Nvidia’s GeForce Now cloud gaming service is getting a new, ultra-premium subscription tier powered by its GeForce RTX 3080 GPU. While one of the best graphics cards around, especially for higher resolutions, the RTX 3080 has remained frustratingly hard to find in stock since it launched last year – for many, this GeForce Now tier could be the best chance of seeing what it’s like to play with one, even if is simply streaming from a server rather than a dedicated gaming PC.
It’s expensive, mind. At £89.99 / $99.99 for a six-month subscription, the RTX 3080 tier costs twice as much as the next tier down, Priority – and that also delivers RTX features like ray tracing and DLSS. That said, the RTX 3080 tier also represents a significant step up in visual quality, supporting up to 120fps on display resolutions up to 1440p when streaming on a PC or Mac. The Priority tier can only handle, at most, 60fps at 1080p, so the new tier comes much closer to what you’d expect from a high-end PC setup.
It also adds support for 4K HDR streaming via the Nvidia Shield TV, capped at 60fps, and ups the maximum session time from Priority’s six hours to eight hours. Though uh, if you’re going to take Nvidia up on that, maybe get up and stretch every now and then, yeah?
Naturally you’ll need to provide your own display and control input, but otherwise this should let you play GeForce Now’s library of PC games on some very much non-PC devices, including at 120fps on supportive Android smartphones, and with much more cloud-based horsepower than before.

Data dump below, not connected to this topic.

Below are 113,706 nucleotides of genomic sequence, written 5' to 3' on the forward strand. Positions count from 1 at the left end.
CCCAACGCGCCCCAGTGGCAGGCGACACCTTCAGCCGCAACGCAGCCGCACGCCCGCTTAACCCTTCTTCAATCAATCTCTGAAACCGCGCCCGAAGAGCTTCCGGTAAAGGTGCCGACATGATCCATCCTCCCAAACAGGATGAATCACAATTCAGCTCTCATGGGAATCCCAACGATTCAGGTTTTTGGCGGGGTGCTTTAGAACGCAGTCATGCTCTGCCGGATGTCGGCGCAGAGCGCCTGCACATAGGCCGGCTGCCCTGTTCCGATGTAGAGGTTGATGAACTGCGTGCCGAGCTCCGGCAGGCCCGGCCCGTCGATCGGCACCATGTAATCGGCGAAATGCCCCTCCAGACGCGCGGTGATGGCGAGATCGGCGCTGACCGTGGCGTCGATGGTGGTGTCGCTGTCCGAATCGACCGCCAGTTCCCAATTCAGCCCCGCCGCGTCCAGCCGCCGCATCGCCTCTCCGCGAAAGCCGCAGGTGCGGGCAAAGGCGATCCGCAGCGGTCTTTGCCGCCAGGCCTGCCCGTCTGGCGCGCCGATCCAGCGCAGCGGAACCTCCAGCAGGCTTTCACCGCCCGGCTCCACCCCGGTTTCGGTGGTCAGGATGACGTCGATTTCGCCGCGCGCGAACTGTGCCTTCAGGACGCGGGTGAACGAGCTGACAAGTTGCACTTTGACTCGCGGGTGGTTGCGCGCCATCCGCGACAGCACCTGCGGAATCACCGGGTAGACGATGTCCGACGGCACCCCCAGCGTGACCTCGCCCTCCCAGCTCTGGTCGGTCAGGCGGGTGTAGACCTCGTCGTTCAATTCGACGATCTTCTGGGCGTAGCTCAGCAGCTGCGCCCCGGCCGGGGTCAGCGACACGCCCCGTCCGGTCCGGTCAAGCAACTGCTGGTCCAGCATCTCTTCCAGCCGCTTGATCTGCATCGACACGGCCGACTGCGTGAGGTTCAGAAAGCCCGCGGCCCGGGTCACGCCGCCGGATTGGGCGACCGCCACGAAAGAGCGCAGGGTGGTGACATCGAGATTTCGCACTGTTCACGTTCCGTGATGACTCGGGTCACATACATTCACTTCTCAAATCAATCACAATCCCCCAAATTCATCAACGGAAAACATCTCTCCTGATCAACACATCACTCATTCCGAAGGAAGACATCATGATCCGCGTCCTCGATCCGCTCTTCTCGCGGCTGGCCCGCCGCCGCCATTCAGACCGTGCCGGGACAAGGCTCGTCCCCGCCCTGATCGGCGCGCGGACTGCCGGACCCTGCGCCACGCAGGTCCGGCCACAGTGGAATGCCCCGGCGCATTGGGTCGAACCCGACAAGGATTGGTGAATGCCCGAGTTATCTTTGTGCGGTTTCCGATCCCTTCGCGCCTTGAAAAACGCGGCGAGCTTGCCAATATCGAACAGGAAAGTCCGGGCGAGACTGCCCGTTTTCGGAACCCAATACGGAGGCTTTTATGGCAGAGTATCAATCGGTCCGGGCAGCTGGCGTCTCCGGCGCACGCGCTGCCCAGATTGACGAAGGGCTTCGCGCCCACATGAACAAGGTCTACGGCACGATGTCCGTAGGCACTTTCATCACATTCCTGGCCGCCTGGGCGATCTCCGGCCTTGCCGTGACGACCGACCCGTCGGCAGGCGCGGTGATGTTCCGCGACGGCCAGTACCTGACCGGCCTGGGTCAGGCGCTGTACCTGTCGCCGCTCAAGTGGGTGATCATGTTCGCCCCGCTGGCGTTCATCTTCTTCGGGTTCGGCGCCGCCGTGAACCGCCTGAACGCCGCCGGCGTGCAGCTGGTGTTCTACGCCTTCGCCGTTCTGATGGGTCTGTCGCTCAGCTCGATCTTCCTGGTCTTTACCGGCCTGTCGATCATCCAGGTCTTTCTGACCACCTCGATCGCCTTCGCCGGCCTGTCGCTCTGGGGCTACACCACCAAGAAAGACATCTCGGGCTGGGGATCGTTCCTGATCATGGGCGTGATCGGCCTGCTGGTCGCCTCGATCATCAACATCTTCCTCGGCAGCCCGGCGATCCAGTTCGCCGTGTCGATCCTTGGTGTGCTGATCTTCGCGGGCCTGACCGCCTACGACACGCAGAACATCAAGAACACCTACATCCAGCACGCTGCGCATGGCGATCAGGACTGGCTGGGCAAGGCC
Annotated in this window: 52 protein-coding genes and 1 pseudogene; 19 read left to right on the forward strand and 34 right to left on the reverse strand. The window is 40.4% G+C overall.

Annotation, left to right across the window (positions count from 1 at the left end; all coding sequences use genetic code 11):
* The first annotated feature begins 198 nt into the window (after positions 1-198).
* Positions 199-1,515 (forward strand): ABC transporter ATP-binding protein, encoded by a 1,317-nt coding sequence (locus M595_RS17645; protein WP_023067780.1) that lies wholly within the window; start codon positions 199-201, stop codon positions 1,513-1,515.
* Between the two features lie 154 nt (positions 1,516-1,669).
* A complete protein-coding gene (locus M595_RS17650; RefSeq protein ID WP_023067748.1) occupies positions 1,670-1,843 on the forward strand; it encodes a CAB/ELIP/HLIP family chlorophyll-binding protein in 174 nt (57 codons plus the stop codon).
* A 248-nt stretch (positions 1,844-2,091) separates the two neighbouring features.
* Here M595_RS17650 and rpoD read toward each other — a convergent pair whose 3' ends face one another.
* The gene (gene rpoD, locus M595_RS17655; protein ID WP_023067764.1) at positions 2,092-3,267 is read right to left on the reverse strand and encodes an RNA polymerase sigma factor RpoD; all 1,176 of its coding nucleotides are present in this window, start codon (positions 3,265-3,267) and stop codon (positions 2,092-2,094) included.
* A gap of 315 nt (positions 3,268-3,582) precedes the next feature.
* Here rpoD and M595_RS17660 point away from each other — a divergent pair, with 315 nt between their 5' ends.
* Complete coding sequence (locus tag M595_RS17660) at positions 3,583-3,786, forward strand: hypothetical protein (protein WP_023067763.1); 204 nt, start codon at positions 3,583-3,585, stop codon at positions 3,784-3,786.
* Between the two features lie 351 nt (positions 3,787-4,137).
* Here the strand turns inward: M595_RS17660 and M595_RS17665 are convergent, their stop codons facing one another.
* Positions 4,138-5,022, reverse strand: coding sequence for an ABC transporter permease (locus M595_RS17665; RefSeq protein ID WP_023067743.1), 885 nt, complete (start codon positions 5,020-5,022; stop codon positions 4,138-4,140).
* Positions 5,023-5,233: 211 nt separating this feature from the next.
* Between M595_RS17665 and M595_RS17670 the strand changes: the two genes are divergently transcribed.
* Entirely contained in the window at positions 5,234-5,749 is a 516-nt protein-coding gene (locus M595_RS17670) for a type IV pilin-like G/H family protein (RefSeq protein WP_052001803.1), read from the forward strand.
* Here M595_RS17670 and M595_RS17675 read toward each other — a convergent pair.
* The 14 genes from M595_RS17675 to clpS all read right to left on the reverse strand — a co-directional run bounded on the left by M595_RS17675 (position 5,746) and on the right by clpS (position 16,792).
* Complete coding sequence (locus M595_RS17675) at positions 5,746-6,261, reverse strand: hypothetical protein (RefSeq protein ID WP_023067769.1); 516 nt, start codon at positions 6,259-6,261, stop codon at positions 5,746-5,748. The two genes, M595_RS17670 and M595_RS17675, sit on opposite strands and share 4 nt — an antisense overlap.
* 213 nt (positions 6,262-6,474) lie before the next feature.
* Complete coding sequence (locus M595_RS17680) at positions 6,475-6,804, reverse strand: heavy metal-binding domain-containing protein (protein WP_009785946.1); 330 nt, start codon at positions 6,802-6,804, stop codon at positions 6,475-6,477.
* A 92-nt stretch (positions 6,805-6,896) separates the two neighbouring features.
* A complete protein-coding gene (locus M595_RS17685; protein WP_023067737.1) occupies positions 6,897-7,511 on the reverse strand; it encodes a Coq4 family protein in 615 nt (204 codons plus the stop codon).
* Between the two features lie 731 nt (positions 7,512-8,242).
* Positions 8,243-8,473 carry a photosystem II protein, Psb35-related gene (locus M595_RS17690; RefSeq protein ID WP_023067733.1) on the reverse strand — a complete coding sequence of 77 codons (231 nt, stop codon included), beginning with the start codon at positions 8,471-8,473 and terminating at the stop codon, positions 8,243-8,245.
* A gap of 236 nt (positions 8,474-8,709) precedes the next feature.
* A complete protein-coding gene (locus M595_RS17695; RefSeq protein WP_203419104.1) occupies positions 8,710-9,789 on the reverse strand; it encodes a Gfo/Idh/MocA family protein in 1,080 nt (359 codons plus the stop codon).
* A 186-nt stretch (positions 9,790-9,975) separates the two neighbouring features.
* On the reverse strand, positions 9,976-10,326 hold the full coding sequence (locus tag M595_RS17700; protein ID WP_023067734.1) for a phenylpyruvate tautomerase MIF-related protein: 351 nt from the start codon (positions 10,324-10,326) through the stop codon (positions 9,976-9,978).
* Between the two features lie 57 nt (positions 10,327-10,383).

In fact, Nvidia seems to be targeting the RTX 3080 specially at existing users: those with an active Priority or Founders subscription get first dibs on pre-orders, which are available to all as of next week. When the service actually goes live, however, is a mystery – I’ve contacted Nvidia for clarification and will update this post if I can get a release date. Nvidia are also warning that RTX 3080-based streaming servers will only be available in limited quantities.
Still, they can’t be any more limited than the actual RTX 3080. And while the equivalent of £15 per month is a lot, you could keep that going for six or seven years and still spend less than what the average eBay listing asks for the lesser-spotted graphics card.